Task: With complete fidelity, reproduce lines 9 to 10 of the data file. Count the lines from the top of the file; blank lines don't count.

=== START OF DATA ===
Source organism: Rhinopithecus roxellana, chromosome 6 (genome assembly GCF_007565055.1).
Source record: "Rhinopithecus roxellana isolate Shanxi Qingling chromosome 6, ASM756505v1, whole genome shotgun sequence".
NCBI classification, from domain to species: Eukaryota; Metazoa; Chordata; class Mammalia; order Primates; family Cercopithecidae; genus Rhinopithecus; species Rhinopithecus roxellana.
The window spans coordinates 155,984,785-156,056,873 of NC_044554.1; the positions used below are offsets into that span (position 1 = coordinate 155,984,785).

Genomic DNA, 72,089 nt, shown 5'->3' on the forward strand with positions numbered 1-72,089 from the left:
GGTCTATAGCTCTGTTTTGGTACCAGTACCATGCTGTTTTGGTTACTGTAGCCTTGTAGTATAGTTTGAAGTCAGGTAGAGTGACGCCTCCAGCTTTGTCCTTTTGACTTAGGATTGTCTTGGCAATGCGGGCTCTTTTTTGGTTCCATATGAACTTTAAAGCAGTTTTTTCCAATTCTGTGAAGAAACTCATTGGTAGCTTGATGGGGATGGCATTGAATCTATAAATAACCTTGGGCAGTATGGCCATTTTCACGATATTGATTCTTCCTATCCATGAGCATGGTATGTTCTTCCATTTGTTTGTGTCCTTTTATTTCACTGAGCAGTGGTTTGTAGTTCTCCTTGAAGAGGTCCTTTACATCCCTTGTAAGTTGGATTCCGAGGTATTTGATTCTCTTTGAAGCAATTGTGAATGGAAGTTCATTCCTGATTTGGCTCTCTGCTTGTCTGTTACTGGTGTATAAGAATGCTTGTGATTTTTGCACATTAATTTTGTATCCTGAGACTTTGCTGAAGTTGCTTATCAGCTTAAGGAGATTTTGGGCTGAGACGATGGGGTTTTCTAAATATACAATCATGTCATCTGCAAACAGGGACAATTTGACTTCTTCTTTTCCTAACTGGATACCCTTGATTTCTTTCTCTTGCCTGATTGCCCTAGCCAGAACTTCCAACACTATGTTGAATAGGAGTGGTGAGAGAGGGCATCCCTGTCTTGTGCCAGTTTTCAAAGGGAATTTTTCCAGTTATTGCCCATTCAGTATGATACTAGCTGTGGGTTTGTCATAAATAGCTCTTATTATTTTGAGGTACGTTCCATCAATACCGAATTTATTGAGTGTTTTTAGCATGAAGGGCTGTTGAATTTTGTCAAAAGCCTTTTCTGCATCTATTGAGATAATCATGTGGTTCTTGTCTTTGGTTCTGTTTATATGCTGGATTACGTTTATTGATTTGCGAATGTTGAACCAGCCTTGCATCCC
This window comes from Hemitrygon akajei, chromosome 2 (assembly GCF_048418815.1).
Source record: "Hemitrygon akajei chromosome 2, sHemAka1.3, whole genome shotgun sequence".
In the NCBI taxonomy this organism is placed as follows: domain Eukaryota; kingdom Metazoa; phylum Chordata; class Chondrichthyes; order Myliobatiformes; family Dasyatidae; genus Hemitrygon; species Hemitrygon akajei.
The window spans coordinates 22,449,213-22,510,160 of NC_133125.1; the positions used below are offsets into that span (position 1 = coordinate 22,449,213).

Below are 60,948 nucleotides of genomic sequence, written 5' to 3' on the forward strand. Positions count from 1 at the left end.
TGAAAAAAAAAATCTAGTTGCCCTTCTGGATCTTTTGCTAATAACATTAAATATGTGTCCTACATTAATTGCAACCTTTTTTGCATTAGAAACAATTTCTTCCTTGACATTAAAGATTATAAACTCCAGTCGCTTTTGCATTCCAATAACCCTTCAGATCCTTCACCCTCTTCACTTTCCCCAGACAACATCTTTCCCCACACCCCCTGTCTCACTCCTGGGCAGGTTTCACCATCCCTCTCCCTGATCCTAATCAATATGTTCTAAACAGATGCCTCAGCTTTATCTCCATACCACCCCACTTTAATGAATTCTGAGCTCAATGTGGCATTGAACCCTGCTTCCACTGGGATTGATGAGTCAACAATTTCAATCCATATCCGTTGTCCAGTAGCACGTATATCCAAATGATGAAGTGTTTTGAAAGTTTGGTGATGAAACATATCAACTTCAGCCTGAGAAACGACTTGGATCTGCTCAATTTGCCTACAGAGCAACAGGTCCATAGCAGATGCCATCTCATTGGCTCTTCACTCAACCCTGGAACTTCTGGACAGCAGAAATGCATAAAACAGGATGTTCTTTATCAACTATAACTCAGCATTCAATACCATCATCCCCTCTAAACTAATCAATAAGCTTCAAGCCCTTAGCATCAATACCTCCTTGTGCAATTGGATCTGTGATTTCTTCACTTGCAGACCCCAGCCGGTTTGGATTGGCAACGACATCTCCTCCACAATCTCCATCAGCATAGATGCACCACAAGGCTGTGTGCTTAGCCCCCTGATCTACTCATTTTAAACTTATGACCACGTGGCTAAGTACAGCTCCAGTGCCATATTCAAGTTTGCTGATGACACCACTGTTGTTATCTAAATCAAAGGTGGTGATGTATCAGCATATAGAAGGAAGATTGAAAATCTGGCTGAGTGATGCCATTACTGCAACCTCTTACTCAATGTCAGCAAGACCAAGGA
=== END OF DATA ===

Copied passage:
In the NCBI taxonomy this organism is placed as follows: domain Eukaryota; kingdom Metazoa; phylum Chordata; class Chondrichthyes; order Myliobatiformes; family Dasyatidae; genus Hemitrygon; species Hemitrygon akajei.
The window spans coordinates 22,449,213-22,510,160 of NC_133125.1; the positions used below are offsets into that span (position 1 = coordinate 22,449,213).